and Connector would be extended with query methods that allow server side application code to connect to an arbitrary client known to the Connector, methods like

 

   public class Connector
   {
      ...
      InvokerLocator[] getConnections() throws Exception;
      InvokerLocator getConnecttion(InvokerLocator clientLocator) throws Exception;
      ...
   }

 

Suppose a Connection is created by

 

   Connection connection = new Connection("socket://blueMonkey.diamond.com?wile.E.Client", "socket://acmeServer:5555");

 

That is, the client side is identified by "socket://blueMonkey.diamond.com?wile.E.Client" and the server side is identified by "socket://acmeServer:5555". Then any server side application code with access to the Connector could send an asynchronous callback by doing something like

 

   Connector connector = new Connector("socket://acmeServer:5555");
   connector.start();
   ...
   Connection connection = connector.getConnection("socket://blueMonkey.diamond.com?wile.E.Client");
   connection.send(new CallbackMessage());

 

These changes allow application code to live outside of the ServerInvocationHandler, and as a result, a distributed Remoting application has the symmetrical structure

 

    Client side                    Server side
    -----------                    -----------
    application                    application
    Connection                     Connection (supplied  by a Connector)
    transport                      transport
    marshalling/unmarshalling      marshalling/unmarshalling

 

 

III.  Peer to peer communications.

 

 

In fact, we could go a step further and extend Connection with query methods as well:

 

 

   public class Connection
   {
      ...
      InvokerLocator[] getConnections() throws Exception;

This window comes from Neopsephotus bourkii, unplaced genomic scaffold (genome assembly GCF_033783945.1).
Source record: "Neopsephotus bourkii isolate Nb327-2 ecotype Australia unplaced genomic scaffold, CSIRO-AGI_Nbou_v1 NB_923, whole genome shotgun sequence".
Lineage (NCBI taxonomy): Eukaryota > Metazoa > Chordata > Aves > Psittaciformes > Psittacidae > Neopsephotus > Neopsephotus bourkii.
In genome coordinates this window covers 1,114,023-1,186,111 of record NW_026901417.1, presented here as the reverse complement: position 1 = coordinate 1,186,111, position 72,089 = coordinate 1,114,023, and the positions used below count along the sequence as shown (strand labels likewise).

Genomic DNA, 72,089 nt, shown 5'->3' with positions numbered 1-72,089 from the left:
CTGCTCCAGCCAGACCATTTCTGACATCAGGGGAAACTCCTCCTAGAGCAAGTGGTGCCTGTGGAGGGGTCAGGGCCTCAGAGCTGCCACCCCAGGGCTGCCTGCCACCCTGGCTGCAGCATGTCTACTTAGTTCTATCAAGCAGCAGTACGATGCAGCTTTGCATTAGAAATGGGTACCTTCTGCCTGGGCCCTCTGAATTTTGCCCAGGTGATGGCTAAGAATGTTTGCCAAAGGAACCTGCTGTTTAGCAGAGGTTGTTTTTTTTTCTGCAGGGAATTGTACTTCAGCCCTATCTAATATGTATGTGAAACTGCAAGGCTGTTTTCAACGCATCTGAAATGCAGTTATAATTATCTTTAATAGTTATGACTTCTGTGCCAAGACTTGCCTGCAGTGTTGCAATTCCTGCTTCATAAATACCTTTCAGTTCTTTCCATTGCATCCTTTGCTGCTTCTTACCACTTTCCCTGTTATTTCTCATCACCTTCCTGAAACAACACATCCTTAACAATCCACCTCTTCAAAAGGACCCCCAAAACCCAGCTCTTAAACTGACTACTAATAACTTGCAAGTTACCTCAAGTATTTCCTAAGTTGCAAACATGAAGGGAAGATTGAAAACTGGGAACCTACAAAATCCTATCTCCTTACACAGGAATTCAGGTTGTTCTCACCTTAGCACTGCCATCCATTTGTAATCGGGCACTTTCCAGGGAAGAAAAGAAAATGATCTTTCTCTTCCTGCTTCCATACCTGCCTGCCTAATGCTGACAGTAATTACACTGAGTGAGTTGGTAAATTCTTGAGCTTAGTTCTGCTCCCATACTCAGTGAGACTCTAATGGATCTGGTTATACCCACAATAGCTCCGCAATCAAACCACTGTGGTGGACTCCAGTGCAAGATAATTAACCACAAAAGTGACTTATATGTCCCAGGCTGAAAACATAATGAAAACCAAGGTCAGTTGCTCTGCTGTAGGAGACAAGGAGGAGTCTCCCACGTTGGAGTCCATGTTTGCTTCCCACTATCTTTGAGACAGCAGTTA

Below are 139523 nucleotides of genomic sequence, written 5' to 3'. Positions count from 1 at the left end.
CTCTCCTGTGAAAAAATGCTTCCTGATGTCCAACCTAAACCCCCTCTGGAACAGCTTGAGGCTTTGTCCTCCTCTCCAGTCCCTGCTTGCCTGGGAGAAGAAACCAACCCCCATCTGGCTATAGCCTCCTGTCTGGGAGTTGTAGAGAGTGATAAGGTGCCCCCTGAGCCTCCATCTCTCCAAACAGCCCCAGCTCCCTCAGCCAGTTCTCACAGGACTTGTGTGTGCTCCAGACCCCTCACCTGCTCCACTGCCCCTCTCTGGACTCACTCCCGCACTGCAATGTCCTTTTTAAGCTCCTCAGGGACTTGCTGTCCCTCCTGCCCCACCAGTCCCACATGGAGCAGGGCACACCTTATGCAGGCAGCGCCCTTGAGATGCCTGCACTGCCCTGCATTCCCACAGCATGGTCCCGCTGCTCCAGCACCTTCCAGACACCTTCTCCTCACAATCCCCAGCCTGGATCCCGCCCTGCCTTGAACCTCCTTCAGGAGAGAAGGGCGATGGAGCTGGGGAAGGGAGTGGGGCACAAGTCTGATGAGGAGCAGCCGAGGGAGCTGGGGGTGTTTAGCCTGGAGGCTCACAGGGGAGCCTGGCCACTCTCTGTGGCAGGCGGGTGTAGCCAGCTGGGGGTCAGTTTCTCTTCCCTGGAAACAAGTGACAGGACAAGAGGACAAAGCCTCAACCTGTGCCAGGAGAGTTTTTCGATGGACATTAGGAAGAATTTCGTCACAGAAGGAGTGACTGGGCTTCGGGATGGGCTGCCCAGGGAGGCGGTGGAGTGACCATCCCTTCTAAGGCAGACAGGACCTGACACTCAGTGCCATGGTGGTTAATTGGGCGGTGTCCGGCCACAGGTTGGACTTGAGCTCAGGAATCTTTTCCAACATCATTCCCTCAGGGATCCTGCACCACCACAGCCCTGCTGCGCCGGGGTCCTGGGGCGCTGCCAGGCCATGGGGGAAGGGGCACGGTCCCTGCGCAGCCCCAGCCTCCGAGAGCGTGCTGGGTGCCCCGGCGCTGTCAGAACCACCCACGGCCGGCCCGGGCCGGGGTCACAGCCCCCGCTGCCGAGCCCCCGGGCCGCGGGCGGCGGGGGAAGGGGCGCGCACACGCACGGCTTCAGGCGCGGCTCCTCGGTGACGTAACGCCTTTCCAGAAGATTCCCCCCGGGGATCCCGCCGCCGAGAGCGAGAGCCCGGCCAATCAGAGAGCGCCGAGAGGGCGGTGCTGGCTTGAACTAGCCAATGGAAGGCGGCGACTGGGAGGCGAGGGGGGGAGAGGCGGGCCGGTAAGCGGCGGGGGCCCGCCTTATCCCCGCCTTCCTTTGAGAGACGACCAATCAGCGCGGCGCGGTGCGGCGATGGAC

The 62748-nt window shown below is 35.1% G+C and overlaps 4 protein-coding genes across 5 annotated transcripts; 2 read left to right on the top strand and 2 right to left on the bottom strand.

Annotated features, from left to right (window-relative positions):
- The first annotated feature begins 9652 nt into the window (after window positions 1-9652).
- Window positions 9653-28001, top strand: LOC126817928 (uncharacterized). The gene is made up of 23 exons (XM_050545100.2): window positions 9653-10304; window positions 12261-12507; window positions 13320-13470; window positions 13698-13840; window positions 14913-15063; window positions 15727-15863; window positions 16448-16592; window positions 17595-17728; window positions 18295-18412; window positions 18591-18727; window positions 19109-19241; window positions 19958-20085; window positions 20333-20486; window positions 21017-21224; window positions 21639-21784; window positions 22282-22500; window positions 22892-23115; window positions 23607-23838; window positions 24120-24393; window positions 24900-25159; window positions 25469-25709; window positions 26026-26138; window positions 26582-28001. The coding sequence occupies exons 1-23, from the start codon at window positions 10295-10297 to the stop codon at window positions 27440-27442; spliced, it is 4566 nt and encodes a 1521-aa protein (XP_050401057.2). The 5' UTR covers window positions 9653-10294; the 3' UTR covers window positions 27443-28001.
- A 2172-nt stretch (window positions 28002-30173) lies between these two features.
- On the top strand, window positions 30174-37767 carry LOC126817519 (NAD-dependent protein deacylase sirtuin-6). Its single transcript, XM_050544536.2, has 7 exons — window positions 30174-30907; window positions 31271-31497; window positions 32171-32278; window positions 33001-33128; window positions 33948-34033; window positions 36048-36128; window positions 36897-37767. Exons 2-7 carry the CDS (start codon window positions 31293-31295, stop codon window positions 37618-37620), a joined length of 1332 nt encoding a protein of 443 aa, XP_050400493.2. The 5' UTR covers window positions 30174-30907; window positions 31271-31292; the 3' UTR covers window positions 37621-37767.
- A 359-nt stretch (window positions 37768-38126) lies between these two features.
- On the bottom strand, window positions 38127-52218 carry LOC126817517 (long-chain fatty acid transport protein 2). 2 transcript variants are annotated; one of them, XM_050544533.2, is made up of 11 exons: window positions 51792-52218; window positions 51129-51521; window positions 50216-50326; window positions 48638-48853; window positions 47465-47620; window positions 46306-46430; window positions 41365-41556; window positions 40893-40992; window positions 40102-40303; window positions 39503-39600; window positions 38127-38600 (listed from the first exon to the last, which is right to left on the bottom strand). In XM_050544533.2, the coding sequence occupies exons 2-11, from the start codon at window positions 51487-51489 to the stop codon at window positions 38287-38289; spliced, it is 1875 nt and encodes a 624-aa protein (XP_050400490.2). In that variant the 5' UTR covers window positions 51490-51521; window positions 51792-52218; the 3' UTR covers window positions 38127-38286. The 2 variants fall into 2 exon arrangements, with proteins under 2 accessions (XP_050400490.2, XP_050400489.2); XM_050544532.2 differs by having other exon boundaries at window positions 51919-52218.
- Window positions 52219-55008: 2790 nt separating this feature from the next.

InvokerLocator getConnecttion(InvokerLocator clientLocator) throws Exception;
      ...
   }

 

Now, suppose that the client at "socket://blueMonkey.diamond.com?wile.E.Client" has created a Connection to the server at "socket://acmeServer:5555":

 

   Connection connection = new Connection("socket://blueMonkey.diamond.com?wile.E.Client", "socket://acmeServer:5555");

 

Then any application code anywhere can do something like this:

 

 

   Connection connection = new Connection("socket://greenMonkey.diamond.com?Daff.E.Duck", "socket://acmeServer:5555");
   Connection peer = connection.getConnection("socket://blueMonkey.diamond.com?wile.E.Client");
   peer.send(new Message());

 

 

The client at "socket://greenMonkey.diamond.com?Daff.E.Duck" creates a Connection to the server at "socket://acmeServer:5555" and uses the Connection to query the server for a Connection to the other Client at "socket://blueMonkey.diamond.com?wile.E.Client". That is, peer to peer communication can be established, with a server acting as hub. Remoting would be responsible for supporting the communication from "socket://greenMonkey.diamond.com?Daff.E.Duck" to "socket://blueMonkey.diamond.com?wile.E.Client", depending on the nature of the Connections in place. For example, if messages are accumulating on "socket://acmeServer:5555" for later retrieval, then "socket://greenMonkey.diamond.com?Daff.E.Duck" could just contribute to the message store.  On the other hand, if a ServerSocket is open on "socket://blueMonkey.diamond.com?wile.E.Client", then a direct connection could be established. 

 

Note that I'm not aware of any requests for Remoting to support peer to peer communications, so I'm just throwing it out there as a fantasy feature.